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Laurie Spiegel - Unseen Worlds Music Album Reviews

Reissued at last by the label that borrows its name, the second album from the computer music innovator is less predictable, with dark moods rising to a captivating surface.

When Laurie Spiegel first released her computer-crafted compositions on her 1980 debut, The Expanding Universe went mostly unheard. But when New York sound-art label Unseen Worlds reissued her debut in 2012, 32 years later, the material resonated with a new generation of fans. “I wonder what it would have been like if there had been this kind of positive interest in the music and technology when it was new,” she mused to The Wall Street Journal. In the 1970s, Spiegel made Bell Labs’ GROOVE system—that is, Generating Real-time Operations On Voltage-controlled Equipment—sing, applying the inspiration of Bach, guitarist John Fahey, Appalachian folk, and the cosmos itself to room-sized computers.

In the wake of The Expanding Universe, though, Spiegel lost access to GROOVE when Bell Labs decommissioned the project. But in the years after releasing Universe, Spiegel began developing her own program, MusicMouse, using a Macintosh 512k to generate tones with the movement of a mouse. It’s the way she created her 1991 follow-up, Unseen Worlds, which met a more ignoble fate than The Expanding Universe. She released it on Scarlet Records, which almost immediately went under; Spiegel issued copies herself, though it essentially vanished. But now, Unseen Worlds comes full circle, reissued at last by the label that borrowed its name.

The opening vignettes, “Three Sonic Spaces I-III,” reveal just how changed for Spiegel since Universe. Her first album showcased incremental layering and meticulous adjustments within the system, her minimal sonic palette always progressing toward transcendence. But here, Spiegel moves mercurially between less predictable moods, rendering unstable atmospheres. Glowing sounds turn pensive. The weight of once-gentle drones becomes crushing. The thrill of outer space quickly turns toward rumination of the void.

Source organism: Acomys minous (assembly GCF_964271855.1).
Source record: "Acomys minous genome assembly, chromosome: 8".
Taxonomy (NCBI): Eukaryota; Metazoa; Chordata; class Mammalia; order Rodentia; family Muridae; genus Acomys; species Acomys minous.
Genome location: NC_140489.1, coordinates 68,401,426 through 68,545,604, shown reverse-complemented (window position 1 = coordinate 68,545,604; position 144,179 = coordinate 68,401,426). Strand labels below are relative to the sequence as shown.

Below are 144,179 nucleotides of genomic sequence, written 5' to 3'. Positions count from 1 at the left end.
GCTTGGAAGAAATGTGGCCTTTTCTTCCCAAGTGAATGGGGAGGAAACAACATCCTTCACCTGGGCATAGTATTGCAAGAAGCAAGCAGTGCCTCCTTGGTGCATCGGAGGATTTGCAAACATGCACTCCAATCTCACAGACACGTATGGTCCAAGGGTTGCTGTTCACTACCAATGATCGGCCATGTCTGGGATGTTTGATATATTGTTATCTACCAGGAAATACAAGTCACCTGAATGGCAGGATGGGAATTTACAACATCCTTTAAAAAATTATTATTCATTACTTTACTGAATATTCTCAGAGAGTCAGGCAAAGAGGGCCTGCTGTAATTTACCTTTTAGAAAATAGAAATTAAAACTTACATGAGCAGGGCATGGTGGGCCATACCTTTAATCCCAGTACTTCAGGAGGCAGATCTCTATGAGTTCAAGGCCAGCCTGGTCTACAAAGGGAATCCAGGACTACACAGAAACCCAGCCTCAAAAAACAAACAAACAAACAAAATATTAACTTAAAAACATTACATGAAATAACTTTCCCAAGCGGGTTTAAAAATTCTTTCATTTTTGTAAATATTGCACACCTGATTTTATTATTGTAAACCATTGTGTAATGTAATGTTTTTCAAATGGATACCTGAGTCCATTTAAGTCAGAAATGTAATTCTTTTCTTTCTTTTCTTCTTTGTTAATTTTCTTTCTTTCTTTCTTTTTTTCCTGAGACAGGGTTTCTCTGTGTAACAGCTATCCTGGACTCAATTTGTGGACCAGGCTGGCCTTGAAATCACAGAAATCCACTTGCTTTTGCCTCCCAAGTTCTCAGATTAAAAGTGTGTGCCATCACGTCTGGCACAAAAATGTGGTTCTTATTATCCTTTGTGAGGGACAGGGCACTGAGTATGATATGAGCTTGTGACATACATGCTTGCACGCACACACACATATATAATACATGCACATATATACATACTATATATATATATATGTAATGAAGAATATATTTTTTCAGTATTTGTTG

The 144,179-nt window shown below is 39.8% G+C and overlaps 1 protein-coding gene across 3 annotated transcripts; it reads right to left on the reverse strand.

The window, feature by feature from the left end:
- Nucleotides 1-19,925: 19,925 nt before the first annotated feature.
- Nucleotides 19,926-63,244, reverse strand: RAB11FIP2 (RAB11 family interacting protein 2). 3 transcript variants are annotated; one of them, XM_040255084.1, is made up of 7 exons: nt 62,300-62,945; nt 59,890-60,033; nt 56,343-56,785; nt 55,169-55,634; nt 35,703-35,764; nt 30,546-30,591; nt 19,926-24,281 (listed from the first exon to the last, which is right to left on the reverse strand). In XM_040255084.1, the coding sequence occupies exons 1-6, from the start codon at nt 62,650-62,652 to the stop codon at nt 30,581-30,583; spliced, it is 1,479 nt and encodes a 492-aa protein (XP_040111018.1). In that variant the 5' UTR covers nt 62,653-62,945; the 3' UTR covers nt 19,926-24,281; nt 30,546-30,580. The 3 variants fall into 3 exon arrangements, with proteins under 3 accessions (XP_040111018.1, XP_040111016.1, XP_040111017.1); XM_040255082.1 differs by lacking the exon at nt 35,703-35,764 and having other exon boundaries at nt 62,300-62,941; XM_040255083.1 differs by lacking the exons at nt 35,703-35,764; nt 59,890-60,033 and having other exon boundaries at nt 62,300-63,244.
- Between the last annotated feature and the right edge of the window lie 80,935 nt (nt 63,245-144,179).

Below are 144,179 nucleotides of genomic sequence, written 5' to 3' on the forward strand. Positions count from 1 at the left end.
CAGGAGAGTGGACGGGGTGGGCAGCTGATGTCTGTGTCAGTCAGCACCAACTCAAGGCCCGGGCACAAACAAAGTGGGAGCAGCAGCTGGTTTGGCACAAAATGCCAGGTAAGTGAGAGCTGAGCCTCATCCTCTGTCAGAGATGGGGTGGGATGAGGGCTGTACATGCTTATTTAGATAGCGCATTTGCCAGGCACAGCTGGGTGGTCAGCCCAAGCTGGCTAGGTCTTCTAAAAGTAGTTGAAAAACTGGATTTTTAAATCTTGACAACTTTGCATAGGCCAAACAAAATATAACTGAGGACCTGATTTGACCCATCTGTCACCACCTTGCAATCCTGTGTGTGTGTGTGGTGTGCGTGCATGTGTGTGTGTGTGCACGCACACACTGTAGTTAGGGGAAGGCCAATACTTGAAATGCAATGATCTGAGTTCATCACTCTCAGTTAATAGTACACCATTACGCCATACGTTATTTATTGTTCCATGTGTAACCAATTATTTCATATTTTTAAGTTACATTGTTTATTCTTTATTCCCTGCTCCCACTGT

Still, the album’s short pieces recall the lyricism and beauty of her previous work, as with the twinkling étude “From a Harmonic Algorithm” and the conceptually and musically charming “Strand of Life (‘Viroid’).” Ever the egghead, Spiegel conceived of the latter while laid low with an infection; she entered a viroid’s RNA into her computer so that it played back as MIDI data. The echoing “Finding Voice” sounds like a lost Balearic ambient track, one that would readily find a home on current labels like Music From Memory or Melody as Truth.

But most of Unseen Worlds instead fearlessly delves into dark sounds and turbid emotions. The bass drones and crystalline high-end of “The Hollows” feel icy enough to turn your breath into hoarfrost. There’s a tactile tingle at the start of “Sound Zones,” but as the piece evolves, those gentle prickles intensify into a Jacuzzi jet and then a sandblast, providing a whiplash between the serene and the skin-scouring. The closing epic, “Passage,” begins like a stuck doorbell chime—incessant, digital, and a little annoying. But Spiegel soon moves into deeper space as a bass rumble takes over. The piece mutates often and rapidly, like countryside seen from a high-speed train. She maintains that sense of great speed even as “Passage” enters more ambient expanses.

Having Spiegel’s slim but profound discography available again should help cement her legacy as a tireless explorer at the frontier of computer music, able to illuminate both the beautiful and ominous sounds such technology can create. Unseen Worlds succeeds not by furthering her previous work but instead by foregrounding the dark matter of her universe.

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